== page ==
MALAYBALAY CITY (MindaNews/14 April) – To the dismay of many, the Mindanao Power Summit, held on Friday in Davao City, did not live up to its billing as a venue where stakeholders may propose alternatives to the supposed power shortage plaguing parts of the island since early this year.
On the contrary, as feared by some sectors, the event simply sought to legitimize the flawed energy development framework that has caused the present power situation in Mindanao, which may also affect Luzon and the Visayas in the near future. To paraphrase former US vice president Al Gore, the government refused to accept the “inconvenient truth.”
President Benigno S. Aquino III quickly dismissed the recommendation of Mindanao stakeholders to stop the full privatization of the power industry, including the generation function. It was like saying, “You can tell me what you think, but this is what I want.” An executive decision had been made to make the people “bite the bullet” even before he boarded the plane for Davao.
Based on what transpired in the summit, as aired on ANC, the participants were quite unanimous in attributing the problem to the ten-year old Electric Power Industry Reform Act (Epira). Even the electric distributors that conveniently call themselves “cooperatives” wanted a review of the law’s provisions on privatization. Mindanao lawmakers floated the idea of creating the Mindanao Power Corporation that would run the Agus and Pulangi hydropower complexes.
Aquino, however, as if to show his own way of biting the bullet, reached deep into his pocket of arguments in defense of this law. He maintained that privatization, the core substance of Epira, remains the only way to solve the looming power crisis. He was blackmailing the people of Mindanao into choosing between higher electricity rates and darkness. What has happened to the National Renewable Energy Program launched last year by the Department of Energy?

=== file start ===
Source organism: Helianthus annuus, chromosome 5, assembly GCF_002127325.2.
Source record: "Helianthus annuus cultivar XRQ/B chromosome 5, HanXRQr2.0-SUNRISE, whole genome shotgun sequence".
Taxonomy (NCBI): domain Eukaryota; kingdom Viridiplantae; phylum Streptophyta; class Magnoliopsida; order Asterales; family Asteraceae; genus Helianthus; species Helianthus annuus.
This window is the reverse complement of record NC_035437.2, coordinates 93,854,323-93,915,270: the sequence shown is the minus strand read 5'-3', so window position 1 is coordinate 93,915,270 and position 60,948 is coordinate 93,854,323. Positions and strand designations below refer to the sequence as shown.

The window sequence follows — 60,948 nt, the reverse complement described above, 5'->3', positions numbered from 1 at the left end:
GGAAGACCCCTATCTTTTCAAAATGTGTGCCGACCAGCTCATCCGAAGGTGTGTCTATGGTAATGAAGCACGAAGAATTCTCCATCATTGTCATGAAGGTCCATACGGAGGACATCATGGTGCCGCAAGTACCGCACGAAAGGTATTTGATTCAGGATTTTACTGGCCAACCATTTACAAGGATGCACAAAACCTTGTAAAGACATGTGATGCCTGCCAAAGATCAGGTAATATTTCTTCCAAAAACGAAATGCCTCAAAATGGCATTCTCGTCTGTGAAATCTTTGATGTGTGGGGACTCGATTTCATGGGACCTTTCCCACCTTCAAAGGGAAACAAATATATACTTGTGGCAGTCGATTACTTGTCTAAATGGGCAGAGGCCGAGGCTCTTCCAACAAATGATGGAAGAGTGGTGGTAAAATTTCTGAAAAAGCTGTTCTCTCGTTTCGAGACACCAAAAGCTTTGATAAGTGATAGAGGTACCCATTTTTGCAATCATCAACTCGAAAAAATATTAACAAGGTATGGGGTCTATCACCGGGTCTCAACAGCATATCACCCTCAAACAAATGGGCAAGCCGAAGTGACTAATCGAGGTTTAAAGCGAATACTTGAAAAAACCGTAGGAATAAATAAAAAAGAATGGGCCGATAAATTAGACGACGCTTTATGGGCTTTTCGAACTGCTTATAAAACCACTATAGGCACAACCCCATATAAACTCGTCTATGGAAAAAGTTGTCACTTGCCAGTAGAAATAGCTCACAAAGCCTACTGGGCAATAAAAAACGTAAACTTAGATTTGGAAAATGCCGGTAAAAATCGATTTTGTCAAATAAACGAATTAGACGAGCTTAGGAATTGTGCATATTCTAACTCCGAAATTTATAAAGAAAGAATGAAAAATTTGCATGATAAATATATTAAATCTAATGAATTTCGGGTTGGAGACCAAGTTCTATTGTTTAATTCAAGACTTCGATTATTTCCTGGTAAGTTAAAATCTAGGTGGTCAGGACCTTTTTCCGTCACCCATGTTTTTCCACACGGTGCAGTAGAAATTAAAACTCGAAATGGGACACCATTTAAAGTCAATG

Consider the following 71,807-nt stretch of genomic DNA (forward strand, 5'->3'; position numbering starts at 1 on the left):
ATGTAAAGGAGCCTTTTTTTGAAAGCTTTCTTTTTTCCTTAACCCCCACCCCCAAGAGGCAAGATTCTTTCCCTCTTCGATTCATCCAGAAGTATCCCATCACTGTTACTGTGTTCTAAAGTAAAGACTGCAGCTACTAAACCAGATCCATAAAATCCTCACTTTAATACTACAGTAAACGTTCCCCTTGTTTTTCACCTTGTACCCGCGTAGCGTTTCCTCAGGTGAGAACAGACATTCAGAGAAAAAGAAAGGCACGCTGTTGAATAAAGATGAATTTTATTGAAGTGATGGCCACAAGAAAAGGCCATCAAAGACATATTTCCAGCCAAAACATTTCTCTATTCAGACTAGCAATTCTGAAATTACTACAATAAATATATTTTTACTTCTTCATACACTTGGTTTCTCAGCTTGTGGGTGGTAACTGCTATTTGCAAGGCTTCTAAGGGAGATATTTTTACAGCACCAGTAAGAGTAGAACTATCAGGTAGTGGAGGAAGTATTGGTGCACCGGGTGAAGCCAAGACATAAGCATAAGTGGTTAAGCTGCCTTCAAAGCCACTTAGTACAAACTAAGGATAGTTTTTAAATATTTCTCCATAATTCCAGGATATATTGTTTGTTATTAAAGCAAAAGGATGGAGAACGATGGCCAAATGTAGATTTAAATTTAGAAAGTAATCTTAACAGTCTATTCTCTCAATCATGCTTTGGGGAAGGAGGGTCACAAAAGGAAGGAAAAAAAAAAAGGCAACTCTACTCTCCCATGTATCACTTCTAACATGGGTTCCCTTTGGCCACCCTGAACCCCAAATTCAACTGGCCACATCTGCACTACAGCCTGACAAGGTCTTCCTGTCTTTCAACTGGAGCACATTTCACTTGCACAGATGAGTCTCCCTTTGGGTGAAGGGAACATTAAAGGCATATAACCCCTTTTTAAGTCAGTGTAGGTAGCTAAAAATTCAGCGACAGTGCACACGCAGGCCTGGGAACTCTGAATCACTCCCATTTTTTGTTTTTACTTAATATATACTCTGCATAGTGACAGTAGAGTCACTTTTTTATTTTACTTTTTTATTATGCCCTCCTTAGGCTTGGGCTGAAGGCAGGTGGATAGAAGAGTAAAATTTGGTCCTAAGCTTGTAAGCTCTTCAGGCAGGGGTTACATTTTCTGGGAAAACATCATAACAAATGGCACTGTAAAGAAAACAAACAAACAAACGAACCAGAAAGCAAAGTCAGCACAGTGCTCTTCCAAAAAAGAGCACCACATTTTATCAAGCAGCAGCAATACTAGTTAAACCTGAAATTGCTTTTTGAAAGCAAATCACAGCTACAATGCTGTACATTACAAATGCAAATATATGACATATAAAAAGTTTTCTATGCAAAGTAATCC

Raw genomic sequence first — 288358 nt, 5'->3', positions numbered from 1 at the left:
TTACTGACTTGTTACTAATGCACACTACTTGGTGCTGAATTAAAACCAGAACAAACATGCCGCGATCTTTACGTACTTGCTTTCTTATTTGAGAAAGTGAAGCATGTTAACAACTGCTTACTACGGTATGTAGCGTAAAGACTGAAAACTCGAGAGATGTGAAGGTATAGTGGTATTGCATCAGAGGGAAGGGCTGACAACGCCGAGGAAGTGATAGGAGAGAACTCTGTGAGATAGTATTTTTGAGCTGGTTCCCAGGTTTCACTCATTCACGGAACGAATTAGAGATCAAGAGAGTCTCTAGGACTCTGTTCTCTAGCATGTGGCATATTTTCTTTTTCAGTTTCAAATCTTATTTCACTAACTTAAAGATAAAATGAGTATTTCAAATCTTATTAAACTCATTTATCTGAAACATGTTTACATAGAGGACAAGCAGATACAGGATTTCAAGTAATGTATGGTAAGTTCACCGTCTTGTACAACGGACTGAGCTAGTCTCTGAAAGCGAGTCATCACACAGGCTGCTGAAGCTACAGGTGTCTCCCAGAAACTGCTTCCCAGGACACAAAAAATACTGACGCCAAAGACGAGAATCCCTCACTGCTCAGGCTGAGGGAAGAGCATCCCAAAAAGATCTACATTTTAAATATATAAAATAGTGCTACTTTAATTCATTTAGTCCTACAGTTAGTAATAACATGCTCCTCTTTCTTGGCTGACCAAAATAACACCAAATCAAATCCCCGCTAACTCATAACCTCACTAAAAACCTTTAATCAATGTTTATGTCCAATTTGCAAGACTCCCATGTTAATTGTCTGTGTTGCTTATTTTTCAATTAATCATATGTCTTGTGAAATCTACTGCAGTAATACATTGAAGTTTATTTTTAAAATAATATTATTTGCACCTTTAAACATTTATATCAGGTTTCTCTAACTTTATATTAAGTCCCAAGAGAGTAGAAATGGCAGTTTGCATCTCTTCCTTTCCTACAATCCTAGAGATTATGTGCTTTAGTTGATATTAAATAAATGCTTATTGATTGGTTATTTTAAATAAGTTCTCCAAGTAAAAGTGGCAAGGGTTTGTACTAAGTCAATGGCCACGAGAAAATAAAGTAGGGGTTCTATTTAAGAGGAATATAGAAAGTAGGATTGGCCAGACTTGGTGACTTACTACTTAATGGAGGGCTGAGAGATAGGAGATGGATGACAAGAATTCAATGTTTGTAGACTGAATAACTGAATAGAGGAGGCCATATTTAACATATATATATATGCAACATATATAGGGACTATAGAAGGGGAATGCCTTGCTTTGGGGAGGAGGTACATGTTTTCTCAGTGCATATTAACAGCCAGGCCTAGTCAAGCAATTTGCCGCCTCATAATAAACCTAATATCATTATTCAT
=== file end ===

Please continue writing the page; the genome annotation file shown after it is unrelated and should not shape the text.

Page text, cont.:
With his spirited defense of privatization, Aquino could well be the proverbial gunman himself who wants Mindanao to bite the bullet called higher electricity rates. Before the summit, I was hoping – vainly it seems – that he would at least feign openness to the solutions the island’s stakeholders were going to propose, and keep his finger away from the trigger.
Bayan Muna Rep. Teddy Casiño, who attended the summit, gave a description of the President’s obvious lawyering for private capital that fits his “bite the bullet” metaphor: “He was intent on shooting down the proposals and insisting that Mindanaoans pay for higher rates from private power companies.” [underscoring mine]
Indeed, Aquino’s gunslinging for privatization effectively sidelined alternatives, which could avert not only power shortage but also higher electricity rates caused by increased dependence on dirty power sources like diesel and coal, the primary investments being pushed by private power firms in Mindanao.
Mindanao consumers are being dragged into a shotgun wedding with an energy regime controlled by private firms. The shooter keeps a watchful eye in a dark corner. (H. Marcos C. Mordeno writes mainly on the environment, human rights and politics. He can be reached at firstname.lastname@example.org.)